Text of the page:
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Rugby Australia warns New Zealand it could walk away from Super Rugby in 2024




Former All Black Andrew Mehrtens has suggested Rugby Australia’s bold statement that they’re ready to walk out on New Zealand and Super Rugby could be ruse to stay in the headlines while the SRP final is contested between two Kiwi teams.

But ex-Wallaby Morgan Turinui says RA has every right to explore a different approach, while Tim Horan has warned the “hand grenade” launched by Hamish McLennan could blow up in his own face.

On Thursday, Fox Sports reported that Rugby Australia had told NZR that Australia might leave Super Rugby from 2024 onwards.

“We’ll honour our commitments in ’23 but we need to see what’s best for rugby in Australia leading up to the RWC in Australia in ’27,” RA chairman McLennan told Fox Sports.

“All bets are off from ’24 onwards with NZ.”

“I think we’ve got to be really careful with this,” Horan said on Rugby Heaven, which is to air on the game’s Australian broadcaster Stan Sport later Thursday.

“Hamish has just thrown a hand grenade, but we need the All Blacks, they need us as much as we need them.

“How are you going to have a competition with five Australian Super Rugby teams? You’d get sick of playing each other.

“The fans are just starting to get an understanding of where the calendar lies, and where the table is with 12 teams, with Fijian Drua and (Moana Pasifika).”

Turinui, however, said he confirmed the story with McLennan and believed it was only right that RA explore their options.

“It’s an interesting one in terms of timing, I had a chat with Hamish this afternoon, the Rugby Australia board has discussed it, the Super Rugby teams are behind these discussions,” Turinui said.

“The key is RA and rugby in Australia need to continue to look at what’s best for Australian rugby.”

Turinui said the Super Rugby AU final last year, which drew 41,637 fans for the match between the Brumbies and Reds was “a real watershed moment in the thinking of the game.”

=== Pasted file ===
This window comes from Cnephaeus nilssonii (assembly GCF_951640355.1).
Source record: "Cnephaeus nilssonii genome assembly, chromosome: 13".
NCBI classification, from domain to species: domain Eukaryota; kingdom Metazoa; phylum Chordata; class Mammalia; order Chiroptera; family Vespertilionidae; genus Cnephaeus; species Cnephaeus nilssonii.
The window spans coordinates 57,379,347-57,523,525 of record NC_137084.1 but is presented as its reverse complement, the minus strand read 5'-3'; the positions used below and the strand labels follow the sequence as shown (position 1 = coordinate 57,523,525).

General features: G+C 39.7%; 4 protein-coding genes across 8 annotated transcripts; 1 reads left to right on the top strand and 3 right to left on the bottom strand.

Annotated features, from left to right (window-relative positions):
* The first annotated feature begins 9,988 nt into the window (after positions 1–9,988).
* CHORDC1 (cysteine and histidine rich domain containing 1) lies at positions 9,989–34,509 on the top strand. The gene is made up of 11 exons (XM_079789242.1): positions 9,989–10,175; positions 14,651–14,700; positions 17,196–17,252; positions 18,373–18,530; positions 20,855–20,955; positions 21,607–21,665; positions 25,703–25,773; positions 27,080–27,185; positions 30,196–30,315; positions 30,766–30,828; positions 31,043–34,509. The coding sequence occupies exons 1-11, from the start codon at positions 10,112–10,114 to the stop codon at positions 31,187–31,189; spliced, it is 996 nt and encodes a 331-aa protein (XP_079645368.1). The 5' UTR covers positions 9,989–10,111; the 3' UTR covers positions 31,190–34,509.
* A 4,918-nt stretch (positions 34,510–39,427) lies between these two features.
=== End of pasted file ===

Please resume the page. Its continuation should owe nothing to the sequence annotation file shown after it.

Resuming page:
“There was survival around COVID-19, there was disappointment in the relationship with New Zealand Rugby, with New Zealand saying they only wanted two Australian teams in Super Rugby.

“From that has come this year’s Super Rugby Pasifika which I think we can all agree has been quite successful and encouraging.

“It’s about what looks best for Australian rugby from here until the 2027 and 2029 World Cups.

“At the moment we don’t have to be tied to New Zealand. Hamish talked about how he’d prefer to play the All Blacks twice a year and that’s about it, and continue to develop relationships with places like South Africa, who we don’t see in Super Rugby.

Wallabies forward Harry Wilson joined Brett McKay and Harry Jones on this week’s podcast. Listen here!

“It’s an interesting time to not just assume that what we’ve always done before works.

“How’s the last 20 years of Australian rugby been? Why wouldn’t we review? Yes, we’ve been competitive, Australian teams have been better.

“I’ve loved Super Rugby Pacific, but it is a good opportunity to review what suits our players, our Wallabies team, our Super Rugby teams, and the whole structure of Australia Rugby.

“Australian sport is built on tribalism, AFL and NRL. Is it dangerous to try and copy that? Or should we keep doing what we’ve always done and hope we’re better performed in Super Rugby.”

Mehrtens said Super Rugby AU’s success was partly due to the circumstances around the pandemic.

“I think you’ve got to look at the context of how that competition did well. It was necessity, we had to do it, we had to stay within our own countries,” Mehrtens said.

“People were just overjoyed to have sport occurring, when in their private lives they were getting locked up in their houses.

“I think the success of it has to be seen through that lens. The worry of it, with this grenade, is you’ve got to make sure someone doesn’t grab it and throw it back at you at the same time.”

Mehrtens said both nations needed to realise there shouldn’t be any complacency.

“Australia does have to look after the Australian game, New Zealand equally,” he said.

“I think there’s mutual benefit in working together.

“My cynical nature says it’s a bit of a ruse this week. There’s a lot of talk about two New Zealand teams in the final, how do we get Australian rugby back in the headlines this week? Well done, Hamish McLennan.”





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